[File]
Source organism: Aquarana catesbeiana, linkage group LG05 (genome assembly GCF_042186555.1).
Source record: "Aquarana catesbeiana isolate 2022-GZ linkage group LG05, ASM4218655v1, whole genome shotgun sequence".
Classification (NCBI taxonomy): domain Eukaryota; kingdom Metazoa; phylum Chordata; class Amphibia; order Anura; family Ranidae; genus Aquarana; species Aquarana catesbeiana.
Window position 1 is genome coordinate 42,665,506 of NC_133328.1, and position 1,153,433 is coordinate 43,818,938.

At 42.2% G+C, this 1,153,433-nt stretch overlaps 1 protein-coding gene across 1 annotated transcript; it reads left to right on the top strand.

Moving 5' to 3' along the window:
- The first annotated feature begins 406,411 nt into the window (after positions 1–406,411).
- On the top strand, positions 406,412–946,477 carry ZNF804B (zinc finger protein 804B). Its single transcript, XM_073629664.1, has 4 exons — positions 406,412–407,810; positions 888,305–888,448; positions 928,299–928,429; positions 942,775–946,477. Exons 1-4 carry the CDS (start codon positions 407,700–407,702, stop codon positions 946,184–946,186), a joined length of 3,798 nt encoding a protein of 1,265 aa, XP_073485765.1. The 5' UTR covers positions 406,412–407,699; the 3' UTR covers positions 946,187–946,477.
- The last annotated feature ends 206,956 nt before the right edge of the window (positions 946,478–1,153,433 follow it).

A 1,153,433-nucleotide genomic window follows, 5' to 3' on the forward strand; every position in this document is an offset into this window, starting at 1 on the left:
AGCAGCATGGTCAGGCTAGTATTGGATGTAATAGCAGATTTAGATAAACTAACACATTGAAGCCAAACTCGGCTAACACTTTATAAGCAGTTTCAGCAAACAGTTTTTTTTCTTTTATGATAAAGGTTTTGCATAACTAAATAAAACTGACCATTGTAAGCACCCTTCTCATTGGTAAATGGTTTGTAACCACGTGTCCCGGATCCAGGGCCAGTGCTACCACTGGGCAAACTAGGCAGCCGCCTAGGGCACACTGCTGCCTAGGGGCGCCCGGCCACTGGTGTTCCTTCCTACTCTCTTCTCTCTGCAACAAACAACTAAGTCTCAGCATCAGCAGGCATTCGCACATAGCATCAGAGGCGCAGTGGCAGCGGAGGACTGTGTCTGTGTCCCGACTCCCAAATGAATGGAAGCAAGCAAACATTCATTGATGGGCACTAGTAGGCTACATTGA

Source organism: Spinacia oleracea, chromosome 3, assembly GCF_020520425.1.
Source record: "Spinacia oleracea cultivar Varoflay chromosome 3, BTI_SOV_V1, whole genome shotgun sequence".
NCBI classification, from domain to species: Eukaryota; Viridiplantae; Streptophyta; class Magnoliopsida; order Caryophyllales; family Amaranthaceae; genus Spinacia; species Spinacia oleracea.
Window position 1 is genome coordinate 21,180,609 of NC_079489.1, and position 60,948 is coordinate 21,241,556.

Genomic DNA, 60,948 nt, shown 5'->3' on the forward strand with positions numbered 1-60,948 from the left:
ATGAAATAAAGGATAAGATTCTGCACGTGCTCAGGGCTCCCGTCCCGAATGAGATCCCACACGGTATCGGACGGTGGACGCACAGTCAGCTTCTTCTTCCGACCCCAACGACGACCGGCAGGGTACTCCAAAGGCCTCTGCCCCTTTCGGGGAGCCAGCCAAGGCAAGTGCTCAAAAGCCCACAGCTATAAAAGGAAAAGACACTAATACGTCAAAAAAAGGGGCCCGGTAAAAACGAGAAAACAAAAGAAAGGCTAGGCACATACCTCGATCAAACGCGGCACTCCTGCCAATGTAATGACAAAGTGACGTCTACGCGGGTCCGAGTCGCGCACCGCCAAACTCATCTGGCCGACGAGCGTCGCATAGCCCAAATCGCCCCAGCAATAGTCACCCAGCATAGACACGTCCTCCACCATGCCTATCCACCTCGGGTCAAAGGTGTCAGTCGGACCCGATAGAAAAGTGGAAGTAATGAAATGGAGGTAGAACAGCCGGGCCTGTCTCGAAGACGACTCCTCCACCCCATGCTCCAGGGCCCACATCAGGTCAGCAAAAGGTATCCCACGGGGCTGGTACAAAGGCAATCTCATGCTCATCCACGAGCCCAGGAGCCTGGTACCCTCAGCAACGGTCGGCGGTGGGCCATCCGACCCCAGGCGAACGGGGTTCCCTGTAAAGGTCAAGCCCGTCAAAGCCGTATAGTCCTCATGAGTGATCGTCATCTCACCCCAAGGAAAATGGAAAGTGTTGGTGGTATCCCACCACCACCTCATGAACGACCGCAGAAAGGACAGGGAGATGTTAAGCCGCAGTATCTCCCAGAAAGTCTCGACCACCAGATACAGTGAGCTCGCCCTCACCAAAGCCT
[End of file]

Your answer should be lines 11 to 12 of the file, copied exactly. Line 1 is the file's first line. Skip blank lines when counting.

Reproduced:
AGCAGCATGGTCAGGCTAGTATTGGATGTAATAGCAGATTTAGATAAACTAACACATTGAAGCCAAACTCGGCTAACACTTTATAAGCAGTTTCAGCAAACAGTTTTTTTTCTTTTATGATAAAGGTTTTGCATAACTAAATAAAACTGACCATTGTAAGCACCCTTCTCATTGGTAAATGGTTTGTAACCACGTGTCCCGGATCCAGGGCCAGTGCTACCACTGGGCAAACTAGGCAGCCGCCTAGGGCACACTGCTGCCTAGGGGCGCCCGGCCACTGGTGTTCCTTCCTACTCTCTTCTCTCTGCAACAAACAACTAAGTCTCAGCATCAGCAGGCATTCGCACATAGCATCAGAGGCGCAGTGGCAGCGGAGGACTGTGTCTGTGTCCCGACTCCCAAATGAATGGAAGCAAGCAAACATTCATTGATGGGCACTAGTAGGCTACATTGA

Source organism: Spinacia oleracea, chromosome 3, assembly GCF_020520425.1.